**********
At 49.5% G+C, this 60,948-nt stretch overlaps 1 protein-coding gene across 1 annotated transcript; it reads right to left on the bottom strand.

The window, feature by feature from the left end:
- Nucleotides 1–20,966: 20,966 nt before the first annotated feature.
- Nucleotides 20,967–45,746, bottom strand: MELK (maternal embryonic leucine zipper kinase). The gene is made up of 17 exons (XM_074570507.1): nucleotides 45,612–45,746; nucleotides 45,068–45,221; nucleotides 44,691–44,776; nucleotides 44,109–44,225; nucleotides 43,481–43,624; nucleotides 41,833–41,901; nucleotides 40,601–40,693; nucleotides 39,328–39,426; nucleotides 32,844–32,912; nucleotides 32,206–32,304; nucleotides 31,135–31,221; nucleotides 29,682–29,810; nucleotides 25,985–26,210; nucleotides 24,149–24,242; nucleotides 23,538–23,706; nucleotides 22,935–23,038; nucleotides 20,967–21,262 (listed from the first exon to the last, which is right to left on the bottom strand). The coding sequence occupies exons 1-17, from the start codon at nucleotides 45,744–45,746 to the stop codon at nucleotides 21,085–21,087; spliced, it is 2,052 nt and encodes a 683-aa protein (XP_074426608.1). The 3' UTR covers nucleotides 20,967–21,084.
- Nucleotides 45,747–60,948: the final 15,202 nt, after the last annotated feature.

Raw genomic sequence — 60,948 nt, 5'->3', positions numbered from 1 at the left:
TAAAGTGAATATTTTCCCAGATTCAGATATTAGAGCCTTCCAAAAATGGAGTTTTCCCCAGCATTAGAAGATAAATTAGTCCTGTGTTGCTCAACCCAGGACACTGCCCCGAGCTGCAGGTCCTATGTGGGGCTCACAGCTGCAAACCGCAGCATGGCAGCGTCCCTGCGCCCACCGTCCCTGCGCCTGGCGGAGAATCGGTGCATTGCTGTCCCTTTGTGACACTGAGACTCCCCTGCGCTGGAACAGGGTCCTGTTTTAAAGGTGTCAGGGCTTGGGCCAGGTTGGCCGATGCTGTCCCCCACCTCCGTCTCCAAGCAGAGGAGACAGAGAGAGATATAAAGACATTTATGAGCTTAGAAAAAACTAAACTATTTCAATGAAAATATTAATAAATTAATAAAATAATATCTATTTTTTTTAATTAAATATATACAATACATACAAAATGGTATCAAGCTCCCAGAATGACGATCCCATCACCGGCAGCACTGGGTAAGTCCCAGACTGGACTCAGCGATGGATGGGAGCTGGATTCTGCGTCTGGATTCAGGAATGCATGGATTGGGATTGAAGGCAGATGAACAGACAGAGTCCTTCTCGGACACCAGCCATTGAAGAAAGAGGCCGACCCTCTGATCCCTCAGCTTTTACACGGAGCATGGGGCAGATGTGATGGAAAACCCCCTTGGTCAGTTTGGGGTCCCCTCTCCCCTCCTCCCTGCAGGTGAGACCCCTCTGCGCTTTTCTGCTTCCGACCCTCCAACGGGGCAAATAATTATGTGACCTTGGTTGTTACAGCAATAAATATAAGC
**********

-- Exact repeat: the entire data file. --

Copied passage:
At 49.5% G+C, this 60,948-nt stretch overlaps 1 protein-coding gene across 1 annotated transcript; it reads right to left on the bottom strand.

The window, feature by feature from the left end:
- Nucleotides 1–20,966: 20,966 nt before the first annotated feature.
- Nucleotides 20,967–45,746, bottom strand: MELK (maternal embryonic leucine zipper kinase). The gene is made up of 17 exons (XM_074570507.1): nucleotides 45,612–45,746; nucleotides 45,068–45,221; nucleotides 44,691–44,776; nucleotides 44,109–44,225; nucleotides 43,481–43,624; nucleotides 41,833–41,901; nucleotides 40,601–40,693; nucleotides 39,328–39,426; nucleotides 32,844–32,912; nucleotides 32,206–32,304; nucleotides 31,135–31,221; nucleotides 29,682–29,810; nucleotides 25,985–26,210; nucleotides 24,149–24,242; nucleotides 23,538–23,706; nucleotides 22,935–23,038; nucleotides 20,967–21,262 (listed from the first exon to the last, which is right to left on the bottom strand). The coding sequence occupies exons 1-17, from the start codon at nucleotides 45,744–45,746 to the stop codon at nucleotides 21,085–21,087; spliced, it is 2,052 nt and encodes a 683-aa protein (XP_074426608.1). The 3' UTR covers nucleotides 20,967–21,084.
- Nucleotides 45,747–60,948: the final 15,202 nt, after the last annotated feature.

Raw genomic sequence — 60,948 nt, 5'->3', positions numbered from 1 at the left:
TAAAGTGAATATTTTCCCAGATTCAGATATTAGAGCCTTCCAAAAATGGAGTTTTCCCCAGCATTAGAAGATAAATTAGTCCTGTGTTGCTCAACCCAGGACACTGCCCCGAGCTGCAGGTCCTATGTGGGGCTCACAGCTGCAAACCGCAGCATGGCAGCGTCCCTGCGCCCACCGTCCCTGCGCCTGGCGGAGAATCGGTGCATTGCTGTCCCTTTGTGACACTGAGACTCCCCTGCGCTGGAACAGGGTCCTGTTTTAAAGGTGTCAGGGCTTGGGCCAGGTTGGCCGATGCTGTCCCCCACCTCCGTCTCCAAGCAGAGGAGACAGAGAGAGATATAAAGACATTTATGAGCTTAGAAAAAACTAAACTATTTCAATGAAAATATTAATAAATTAATAAAATAATATCTATTTTTTTTAATTAAATATATACAATACATACAAAATGGTATCAAGCTCCCAGAATGACGATCCCATCACCGGCAGCACTGGGTAAGTCCCAGACTGGACTCAGCGATGGATGGGAGCTGGATTCTGCGTCTGGATTCAGGAATGCATGGATTGGGATTGAAGGCAGATGAACAGACAGAGTCCTTCTCGGACACCAGCCATTGAAGAAAGAGGCCGACCCTCTGATCCCTCAGCTTTTACACGGAGCATGGGGCAGATGTGATGGAAAACCCCCTTGGTCAGTTTGGGGTCCCCTCTCCCCTCCTCCCTGCAGGTGAGACCCCTCTGCGCTTTTCTGCTTCCGACCCTCCAACGGGGCAAATAATTATGTGACCTTGGTTGTTACAGCAATAAATATAAGC